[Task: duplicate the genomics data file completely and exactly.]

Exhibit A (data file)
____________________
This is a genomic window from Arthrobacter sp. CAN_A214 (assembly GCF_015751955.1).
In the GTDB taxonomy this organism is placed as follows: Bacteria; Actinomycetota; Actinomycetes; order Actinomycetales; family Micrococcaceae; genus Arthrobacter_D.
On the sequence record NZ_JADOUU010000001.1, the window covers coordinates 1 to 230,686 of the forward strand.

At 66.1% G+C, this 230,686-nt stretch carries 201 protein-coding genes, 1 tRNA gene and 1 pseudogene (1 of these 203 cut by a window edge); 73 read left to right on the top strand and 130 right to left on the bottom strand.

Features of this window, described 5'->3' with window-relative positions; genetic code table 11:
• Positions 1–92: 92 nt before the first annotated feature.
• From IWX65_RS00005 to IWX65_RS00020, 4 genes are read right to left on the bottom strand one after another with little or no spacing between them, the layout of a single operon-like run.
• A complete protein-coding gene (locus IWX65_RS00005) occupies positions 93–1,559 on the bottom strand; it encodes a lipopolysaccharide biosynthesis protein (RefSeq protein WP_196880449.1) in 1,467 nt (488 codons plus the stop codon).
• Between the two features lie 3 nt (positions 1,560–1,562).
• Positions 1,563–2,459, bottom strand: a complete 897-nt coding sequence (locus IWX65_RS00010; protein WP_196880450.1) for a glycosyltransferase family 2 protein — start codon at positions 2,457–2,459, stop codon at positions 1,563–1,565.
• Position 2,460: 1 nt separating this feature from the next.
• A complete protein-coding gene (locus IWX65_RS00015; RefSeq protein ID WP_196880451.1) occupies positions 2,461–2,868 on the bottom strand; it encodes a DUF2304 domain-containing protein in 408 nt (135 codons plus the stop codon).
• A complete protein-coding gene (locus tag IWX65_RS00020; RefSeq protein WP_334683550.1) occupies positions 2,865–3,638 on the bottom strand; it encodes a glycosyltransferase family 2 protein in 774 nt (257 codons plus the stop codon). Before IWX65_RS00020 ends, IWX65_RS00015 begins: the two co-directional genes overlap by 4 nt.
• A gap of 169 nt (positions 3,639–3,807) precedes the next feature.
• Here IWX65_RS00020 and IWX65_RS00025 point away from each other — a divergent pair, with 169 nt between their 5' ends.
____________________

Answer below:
This is a genomic window from Arthrobacter sp. CAN_A214 (assembly GCF_015751955.1).
In the GTDB taxonomy this organism is placed as follows: Bacteria; Actinomycetota; Actinomycetes; order Actinomycetales; family Micrococcaceae; genus Arthrobacter_D.
On the sequence record NZ_JADOUU010000001.1, the window covers coordinates 1 to 230,686 of the forward strand.

At 66.1% G+C, this 230,686-nt stretch carries 201 protein-coding genes, 1 tRNA gene and 1 pseudogene (1 of these 203 cut by a window edge); 73 read left to right on the top strand and 130 right to left on the bottom strand.

Features of this window, described 5'->3' with window-relative positions; genetic code table 11:
• Positions 1–92: 92 nt before the first annotated feature.
• From IWX65_RS00005 to IWX65_RS00020, 4 genes are read right to left on the bottom strand one after another with little or no spacing between them, the layout of a single operon-like run.
• A complete protein-coding gene (locus IWX65_RS00005) occupies positions 93–1,559 on the bottom strand; it encodes a lipopolysaccharide biosynthesis protein (RefSeq protein WP_196880449.1) in 1,467 nt (488 codons plus the stop codon).
• Between the two features lie 3 nt (positions 1,560–1,562).
• Positions 1,563–2,459, bottom strand: a complete 897-nt coding sequence (locus IWX65_RS00010; protein WP_196880450.1) for a glycosyltransferase family 2 protein — start codon at positions 2,457–2,459, stop codon at positions 1,563–1,565.
• Position 2,460: 1 nt separating this feature from the next.
• A complete protein-coding gene (locus IWX65_RS00015; RefSeq protein ID WP_196880451.1) occupies positions 2,461–2,868 on the bottom strand; it encodes a DUF2304 domain-containing protein in 408 nt (135 codons plus the stop codon).
• A complete protein-coding gene (locus tag IWX65_RS00020; RefSeq protein WP_334683550.1) occupies positions 2,865–3,638 on the bottom strand; it encodes a glycosyltransferase family 2 protein in 774 nt (257 codons plus the stop codon). Before IWX65_RS00020 ends, IWX65_RS00015 begins: the two co-directional genes overlap by 4 nt.
• A gap of 169 nt (positions 3,639–3,807) precedes the next feature.
• Here IWX65_RS00020 and IWX65_RS00025 point away from each other — a divergent pair, with 169 nt between their 5' ends.